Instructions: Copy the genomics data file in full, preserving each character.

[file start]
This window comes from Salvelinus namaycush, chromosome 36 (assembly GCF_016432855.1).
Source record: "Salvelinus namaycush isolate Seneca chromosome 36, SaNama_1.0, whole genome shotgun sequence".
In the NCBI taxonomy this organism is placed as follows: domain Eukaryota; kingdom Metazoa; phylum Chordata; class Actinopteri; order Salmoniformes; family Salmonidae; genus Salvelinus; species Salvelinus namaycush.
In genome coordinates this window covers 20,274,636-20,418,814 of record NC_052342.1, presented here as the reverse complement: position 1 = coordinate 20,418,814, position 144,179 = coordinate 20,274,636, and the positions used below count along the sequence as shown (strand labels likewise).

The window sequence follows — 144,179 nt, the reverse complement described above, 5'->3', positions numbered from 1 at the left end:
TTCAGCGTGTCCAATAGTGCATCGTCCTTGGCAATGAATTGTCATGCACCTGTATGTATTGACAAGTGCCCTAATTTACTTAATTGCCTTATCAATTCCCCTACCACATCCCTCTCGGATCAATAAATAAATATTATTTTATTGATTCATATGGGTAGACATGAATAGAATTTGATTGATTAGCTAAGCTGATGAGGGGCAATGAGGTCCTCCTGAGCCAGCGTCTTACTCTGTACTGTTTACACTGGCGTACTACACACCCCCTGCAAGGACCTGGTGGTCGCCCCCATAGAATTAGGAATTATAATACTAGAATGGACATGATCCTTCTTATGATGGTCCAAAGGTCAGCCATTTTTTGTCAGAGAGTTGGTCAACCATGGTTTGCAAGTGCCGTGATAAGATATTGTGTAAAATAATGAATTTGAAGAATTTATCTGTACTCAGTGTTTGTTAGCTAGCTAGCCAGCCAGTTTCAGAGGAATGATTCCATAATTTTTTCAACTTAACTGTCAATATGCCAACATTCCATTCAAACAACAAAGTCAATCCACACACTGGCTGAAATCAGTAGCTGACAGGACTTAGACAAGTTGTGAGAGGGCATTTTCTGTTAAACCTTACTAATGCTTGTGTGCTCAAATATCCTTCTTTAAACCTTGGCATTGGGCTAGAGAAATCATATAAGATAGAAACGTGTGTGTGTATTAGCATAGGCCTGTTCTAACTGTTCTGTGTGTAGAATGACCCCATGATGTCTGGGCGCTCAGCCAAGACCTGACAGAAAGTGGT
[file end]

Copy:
This window comes from Salvelinus namaycush, chromosome 36 (assembly GCF_016432855.1).
Source record: "Salvelinus namaycush isolate Seneca chromosome 36, SaNama_1.0, whole genome shotgun sequence".
In the NCBI taxonomy this organism is placed as follows: domain Eukaryota; kingdom Metazoa; phylum Chordata; class Actinopteri; order Salmoniformes; family Salmonidae; genus Salvelinus; species Salvelinus namaycush.
In genome coordinates this window covers 20,274,636-20,418,814 of record NC_052342.1, presented here as the reverse complement: position 1 = coordinate 20,418,814, position 144,179 = coordinate 20,274,636, and the positions used below count along the sequence as shown (strand labels likewise).

The window sequence follows — 144,179 nt, the reverse complement described above, 5'->3', positions numbered from 1 at the left end:
TTCAGCGTGTCCAATAGTGCATCGTCCTTGGCAATGAATTGTCATGCACCTGTATGTATTGACAAGTGCCCTAATTTACTTAATTGCCTTATCAATTCCCCTACCACATCCCTCTCGGATCAATAAATAAATATTATTTTATTGATTCATATGGGTAGACATGAATAGAATTTGATTGATTAGCTAAGCTGATGAGGGGCAATGAGGTCCTCCTGAGCCAGCGTCTTACTCTGTACTGTTTACACTGGCGTACTACACACCCCCTGCAAGGACCTGGTGGTCGCCCCCATAGAATTAGGAATTATAATACTAGAATGGACATGATCCTTCTTATGATGGTCCAAAGGTCAGCCATTTTTTGTCAGAGAGTTGGTCAACCATGGTTTGCAAGTGCCGTGATAAGATATTGTGTAAAATAATGAATTTGAAGAATTTATCTGTACTCAGTGTTTGTTAGCTAGCTAGCCAGCCAGTTTCAGAGGAATGATTCCATAATTTTTTCAACTTAACTGTCAATATGCCAACATTCCATTCAAACAACAAAGTCAATCCACACACTGGCTGAAATCAGTAGCTGACAGGACTTAGACAAGTTGTGAGAGGGCATTTTCTGTTAAACCTTACTAATGCTTGTGTGCTCAAATATCCTTCTTTAAACCTTGGCATTGGGCTAGAGAAATCATATAAGATAGAAACGTGTGTGTGTATTAGCATAGGCCTGTTCTAACTGTTCTGTGTGTAGAATGACCCCATGATGTCTGGGCGCTCAGCCAAGACCTGACAGAAAGTGGT